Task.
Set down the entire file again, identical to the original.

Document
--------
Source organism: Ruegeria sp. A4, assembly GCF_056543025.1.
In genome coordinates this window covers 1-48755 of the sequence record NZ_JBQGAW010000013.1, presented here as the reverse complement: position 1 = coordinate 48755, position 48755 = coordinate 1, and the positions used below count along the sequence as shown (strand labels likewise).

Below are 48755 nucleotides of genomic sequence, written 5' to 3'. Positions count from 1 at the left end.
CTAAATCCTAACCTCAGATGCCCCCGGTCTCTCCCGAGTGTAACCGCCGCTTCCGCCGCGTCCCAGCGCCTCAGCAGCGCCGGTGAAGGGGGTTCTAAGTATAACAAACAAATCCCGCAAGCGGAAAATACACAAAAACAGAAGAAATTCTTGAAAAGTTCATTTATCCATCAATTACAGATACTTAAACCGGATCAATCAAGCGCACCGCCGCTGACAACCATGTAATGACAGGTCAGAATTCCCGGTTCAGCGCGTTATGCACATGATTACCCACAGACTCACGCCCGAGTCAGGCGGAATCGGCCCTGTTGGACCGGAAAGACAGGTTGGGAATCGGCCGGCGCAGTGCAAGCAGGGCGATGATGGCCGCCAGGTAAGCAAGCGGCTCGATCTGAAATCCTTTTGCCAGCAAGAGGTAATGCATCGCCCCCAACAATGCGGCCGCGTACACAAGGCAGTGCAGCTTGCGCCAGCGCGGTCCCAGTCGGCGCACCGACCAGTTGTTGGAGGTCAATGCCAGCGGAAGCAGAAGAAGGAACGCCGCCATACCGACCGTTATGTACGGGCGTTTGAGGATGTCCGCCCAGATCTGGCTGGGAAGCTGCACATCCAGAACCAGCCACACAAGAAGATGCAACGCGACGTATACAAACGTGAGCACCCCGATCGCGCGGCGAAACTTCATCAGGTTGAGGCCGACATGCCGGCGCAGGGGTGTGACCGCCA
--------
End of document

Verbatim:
Source organism: Ruegeria sp. A4, assembly GCF_056543025.1.
In genome coordinates this window covers 1-48755 of the sequence record NZ_JBQGAW010000013.1, presented here as the reverse complement: position 1 = coordinate 48755, position 48755 = coordinate 1, and the positions used below count along the sequence as shown (strand labels likewise).

Below are 48755 nucleotides of genomic sequence, written 5' to 3'. Positions count from 1 at the left end.
CTAAATCCTAACCTCAGATGCCCCCGGTCTCTCCCGAGTGTAACCGCCGCTTCCGCCGCGTCCCAGCGCCTCAGCAGCGCCGGTGAAGGGGGTTCTAAGTATAACAAACAAATCCCGCAAGCGGAAAATACACAAAAACAGAAGAAATTCTTGAAAAGTTCATTTATCCATCAATTACAGATACTTAAACCGGATCAATCAAGCGCACCGCCGCTGACAACCATGTAATGACAGGTCAGAATTCCCGGTTCAGCGCGTTATGCACATGATTACCCACAGACTCACGCCCGAGTCAGGCGGAATCGGCCCTGTTGGACCGGAAAGACAGGTTGGGAATCGGCCGGCGCAGTGCAAGCAGGGCGATGATGGCCGCCAGGTAAGCAAGCGGCTCGATCTGAAATCCTTTTGCCAGCAAGAGGTAATGCATCGCCCCCAACAATGCGGCCGCGTACACAAGGCAGTGCAGCTTGCGCCAGCGCGGTCCCAGTCGGCGCACCGACCAGTTGTTGGAGGTCAATGCCAGCGGAAGCAGAAGAAGGAACGCCGCCATACCGACCGTTATGTACGGGCGTTTGAGGATGTCCGCCCAGATCTGGCTGGGAAGCTGCACATCCAGAACCAGCCACACAAGAAGATGCAACGCGACGTATACAAACGTGAGCACCCCGATCGCGCGGCGAAACTTCATCAGGTTGAGGCCGACATGCCGGCGCAGGGGTGTGACCGCCA